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Adelman_eric150x150Dr. Eric Adelman is assistant professor of neurology at the University of Michigan and co-director of the U-M Comprehensive Stroke Center. He received his medical degree from Northwestern University Feinberg School of Medicine.

 

 

 

Frankel-informal-vertical-sigThe University of Michigan Samuel and Jean Frankel Cardiovascular Center is a top-ranked heart and heart surgery program among Michigan hospitals. To learn more, visit our website at umcvc.org. The U-M Stroke Program is accredited as a Comprehensive Stroke Center by the Joint Commission and participates in the American Stroke Association “Get With The Guidelines®” Quality Initiative.

Like salty foods? Study shows salt may not be all bad

More research needed to know how much salt each person's heart can handle

chef using seasoning blogOnly 1 percent of adults meet the current guidelines for dietary salt intake, which has led to efforts to reduce sodium in common foods like bread and soup. However, a new research study in over 2,600 seniors suggests that salt intake doesn’t strongly affect heart health in older adults.

Authors of the JAMA Internal Medicine study brought to a simmer the debate over which is better – longstanding federal guidelines to consume no more than 2,300 milligrams of sodium a day, or a new low of 1,500 milligrams or less. Based on information from dietary questionnaires, neither sodium guideline showed remarkable results in protecting from heart attack, stroke, or heart failure.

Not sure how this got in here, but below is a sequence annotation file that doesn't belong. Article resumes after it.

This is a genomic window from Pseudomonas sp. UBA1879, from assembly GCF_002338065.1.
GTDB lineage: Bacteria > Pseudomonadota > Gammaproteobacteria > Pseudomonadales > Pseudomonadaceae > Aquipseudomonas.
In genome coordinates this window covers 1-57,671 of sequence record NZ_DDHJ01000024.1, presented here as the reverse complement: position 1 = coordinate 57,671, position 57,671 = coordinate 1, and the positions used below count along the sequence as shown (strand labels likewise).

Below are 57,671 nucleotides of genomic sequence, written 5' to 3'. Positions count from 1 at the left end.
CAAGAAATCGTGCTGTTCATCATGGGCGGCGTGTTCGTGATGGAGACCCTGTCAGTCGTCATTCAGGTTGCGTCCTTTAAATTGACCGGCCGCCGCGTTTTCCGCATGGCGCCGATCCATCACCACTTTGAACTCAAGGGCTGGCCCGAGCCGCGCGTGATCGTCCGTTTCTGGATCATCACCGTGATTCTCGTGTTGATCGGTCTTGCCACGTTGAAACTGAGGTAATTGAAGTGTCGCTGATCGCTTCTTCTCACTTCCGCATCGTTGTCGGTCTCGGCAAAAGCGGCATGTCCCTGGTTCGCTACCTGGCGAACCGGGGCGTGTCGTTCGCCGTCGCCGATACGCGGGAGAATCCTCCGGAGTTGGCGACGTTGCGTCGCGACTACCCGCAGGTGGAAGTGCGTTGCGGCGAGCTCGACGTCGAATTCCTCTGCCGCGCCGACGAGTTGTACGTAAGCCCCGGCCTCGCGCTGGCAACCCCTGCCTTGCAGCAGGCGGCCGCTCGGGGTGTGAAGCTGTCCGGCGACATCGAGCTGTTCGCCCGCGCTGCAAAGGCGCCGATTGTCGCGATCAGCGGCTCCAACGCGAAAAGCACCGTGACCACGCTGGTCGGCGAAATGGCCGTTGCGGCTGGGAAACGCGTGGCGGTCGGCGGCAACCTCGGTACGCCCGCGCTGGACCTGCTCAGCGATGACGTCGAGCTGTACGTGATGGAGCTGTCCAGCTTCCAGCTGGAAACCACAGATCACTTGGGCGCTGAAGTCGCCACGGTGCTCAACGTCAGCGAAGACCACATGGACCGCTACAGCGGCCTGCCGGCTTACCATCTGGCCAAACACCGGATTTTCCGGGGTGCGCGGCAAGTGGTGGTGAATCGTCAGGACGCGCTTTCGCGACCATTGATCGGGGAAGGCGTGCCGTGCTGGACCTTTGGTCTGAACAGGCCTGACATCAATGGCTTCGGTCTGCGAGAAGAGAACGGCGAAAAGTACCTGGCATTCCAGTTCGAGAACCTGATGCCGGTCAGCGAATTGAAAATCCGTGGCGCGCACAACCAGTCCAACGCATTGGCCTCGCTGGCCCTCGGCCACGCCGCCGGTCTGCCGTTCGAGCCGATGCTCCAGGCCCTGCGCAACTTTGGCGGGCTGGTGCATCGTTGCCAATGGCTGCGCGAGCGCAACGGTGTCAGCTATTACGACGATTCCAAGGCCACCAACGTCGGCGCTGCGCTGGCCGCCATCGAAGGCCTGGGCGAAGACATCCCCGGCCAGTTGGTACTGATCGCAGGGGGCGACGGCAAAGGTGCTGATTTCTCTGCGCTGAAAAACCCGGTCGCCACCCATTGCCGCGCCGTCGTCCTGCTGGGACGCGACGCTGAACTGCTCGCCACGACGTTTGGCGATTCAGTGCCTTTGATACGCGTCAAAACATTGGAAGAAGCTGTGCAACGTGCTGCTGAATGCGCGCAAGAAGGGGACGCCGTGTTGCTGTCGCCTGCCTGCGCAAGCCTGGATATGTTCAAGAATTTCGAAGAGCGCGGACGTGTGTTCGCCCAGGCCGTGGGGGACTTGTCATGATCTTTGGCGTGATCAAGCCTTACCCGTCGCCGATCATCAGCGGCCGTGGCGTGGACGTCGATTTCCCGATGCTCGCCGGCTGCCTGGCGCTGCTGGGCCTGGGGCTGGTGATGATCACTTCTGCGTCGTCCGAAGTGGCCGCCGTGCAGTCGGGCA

At first, this looks like good news for those who’ve eaten the same way for a long time and can’t imagine changing what’s on their plate – but the findings don’t necessarily mean patients can leave their doctors’ offices ignoring good advice about salt restriction. Continue reading

Healthy seasonal foods

Many area farmers markets are in full swing, offering healthy seasonal foods that are locally and regionally grown. Right now is the best time to get these in-season selections:

  • Asparagus — at its peak from March through June — contains high levels of the amino acidAsparagus image for the blog 320x320 asparagine, a natural diuretic. Increased urination releases fluid and helps rid the body of excess salts, which benefits those who have high blood pressure or other heart-related diseases. It is also low in fat, high in fiber and a good source of iron, B vitamins and vitamin C. Roast them on the grill or sauté in olive oil for a delicious, healthy addition to your meal.
  • Strawberry season runs from April through June. One cup offers 3.5 grams of fiber and meets 100 percent of your daily vitamin C needs. Buy strawberries grown close to home for the best flavor, choosing the ones that are plump, firm and uniform in color.
  • Sweet cherries are in season from late spring through early summer. They’re high in fiber and potassium and low in calories: one cup of cherries is about 100 calories. Cherries are full of anthocyanins, a type of phytochemical believed to be high in antioxidant activity.